Depth Charge

Rob Deacon, Volume Three, 1992

SUMMER 1989 - the kids were smart and Manchester was the happening place to be. But walk passed London's King's Cross Station, Clapham Common, or Notting Hill tube in the early hours and you could find crowds of 1,000-plus people standing, shuffling, dancing, or just waiting. Waiting, strangely enough, for the phone to ring. When it did, there'd be a mass of activity, a traffic jam and convoys that would later meet up at a disused warehouse in Essex, Surrey, Middlesex, Sussex; anywhere the call would take them.

It was a game played out between the crowds, who wanted to reach the venue and party all night, and the police, who didn't want any of it, oddly enough. If the crowds got there first, in large enough numbers, they'd win the game. And in the summer of '89, when it was still a phenomenon on which the papers couldn't get a grip, they were winning quite a few.

Keeping it active and underground were a few pirate radio shows - Sunrise, Fantasy and the ICF-controlled Centreforce - and, with the advent of mobile phones and the 0898 number, British Telecom.

You could live it, 24 hour style. When you weren't at the rave, you could lock into Centreforce and have the rave in your front room, in the car, the park...

The music was changing rapidly. Balearic beats had moulded into Italian house and were heading for Euro new beat. Li'l Louis, A Guy Called Gerald, A Split Second and 808 State were enjoying the big time, while the DJs, mixing Renegade Soundwave, Frankie Bones, Unique 3 and Depth Charge, were shaping the future.

While Renegade Soundwave stumbled onto the perfect rhythm with their 'Space Gladiator' EP and Unique 3 discovered minimalism with their 'Theme', the debut, eponymous Depth Charge single, hurled J Saul Kane head first into the sonar blip.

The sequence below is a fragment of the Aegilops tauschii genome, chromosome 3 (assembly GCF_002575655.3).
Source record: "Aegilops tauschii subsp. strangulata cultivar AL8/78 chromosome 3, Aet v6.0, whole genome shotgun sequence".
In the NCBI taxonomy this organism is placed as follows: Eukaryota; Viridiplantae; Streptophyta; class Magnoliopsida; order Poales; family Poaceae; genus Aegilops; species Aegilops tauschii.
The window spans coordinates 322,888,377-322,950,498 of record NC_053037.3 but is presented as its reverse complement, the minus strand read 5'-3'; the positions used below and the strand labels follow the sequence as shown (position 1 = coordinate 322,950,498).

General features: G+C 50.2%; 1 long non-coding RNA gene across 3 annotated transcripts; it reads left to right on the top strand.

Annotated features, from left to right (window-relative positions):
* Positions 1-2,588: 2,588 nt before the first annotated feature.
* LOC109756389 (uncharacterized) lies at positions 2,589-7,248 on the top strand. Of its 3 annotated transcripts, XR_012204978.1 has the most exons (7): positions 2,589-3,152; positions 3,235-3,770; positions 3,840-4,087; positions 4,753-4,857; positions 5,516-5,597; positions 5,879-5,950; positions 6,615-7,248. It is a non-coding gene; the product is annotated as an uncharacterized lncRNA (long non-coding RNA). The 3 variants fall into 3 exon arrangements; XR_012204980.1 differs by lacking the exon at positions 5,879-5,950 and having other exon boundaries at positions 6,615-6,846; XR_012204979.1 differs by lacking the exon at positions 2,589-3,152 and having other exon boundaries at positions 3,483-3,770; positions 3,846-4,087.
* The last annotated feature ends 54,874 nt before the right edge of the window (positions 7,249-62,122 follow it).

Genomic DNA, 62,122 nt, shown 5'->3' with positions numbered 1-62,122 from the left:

"'Depth Charge' was based entirely on that sonar blip. The name, the sound, the whole thing was just based on the idea of the blip combined with dub reggae and a heavy, slow rhythm."

Released through Vinyl Solution, 'Depth Charge' was cut and labelled at 33 rpm, a slow and heady dub track featuring the sonar blip that sucked at your insides.

"The reason that first one did so well was because everyone was playing it at the wrong speed. The first time I heard it at 45, it was coming out of this car and I thought, What the fuck's this? I know those samples... I thought someone had sampled my record at first, then I realised it was my track being played at the wrong speed. At 45 you could mix it in with most of the tracks that were around at that time, so the sonar blip ended up being a backing noise for a lot of the DJs and then got sampled on a ton of records that came after it."

Kane had shipped his Technics decks into dry dock well before the 12-inch was released. A DJ since '82, his roots were firmly planted in the UK hip hop scene. His scratching skills were in demand and along with frequent guest DJ spots, he held a regular slot at the Mud club from '84. He was also a prim mover of 'tube crashing': where a group of 50-plus would take over the last carriage on the tube with a beat box and a few cans of spray paint. In those days the game was to skip tubes and take over a new carriage before the police arrived. But with the rise of acid in '88, watching his peers Mark Moore and Tim Simenon moving into music-making, he felt it was time to slip off his a DJ mat.

"I just decided not to be a DJ anymore. I love acid House but I couldn't take all the crap that went with it. That whole big love thing became really false and all that tripped out hippy crap... plus, I couldn't just stick to 120 bpm all night. It used to be really mixed, different styles and fast rotation. But Mark Moore and Colin Favour, who were DJ-ing at the Pyramind (At Heaven) started playing 120 bpm all night.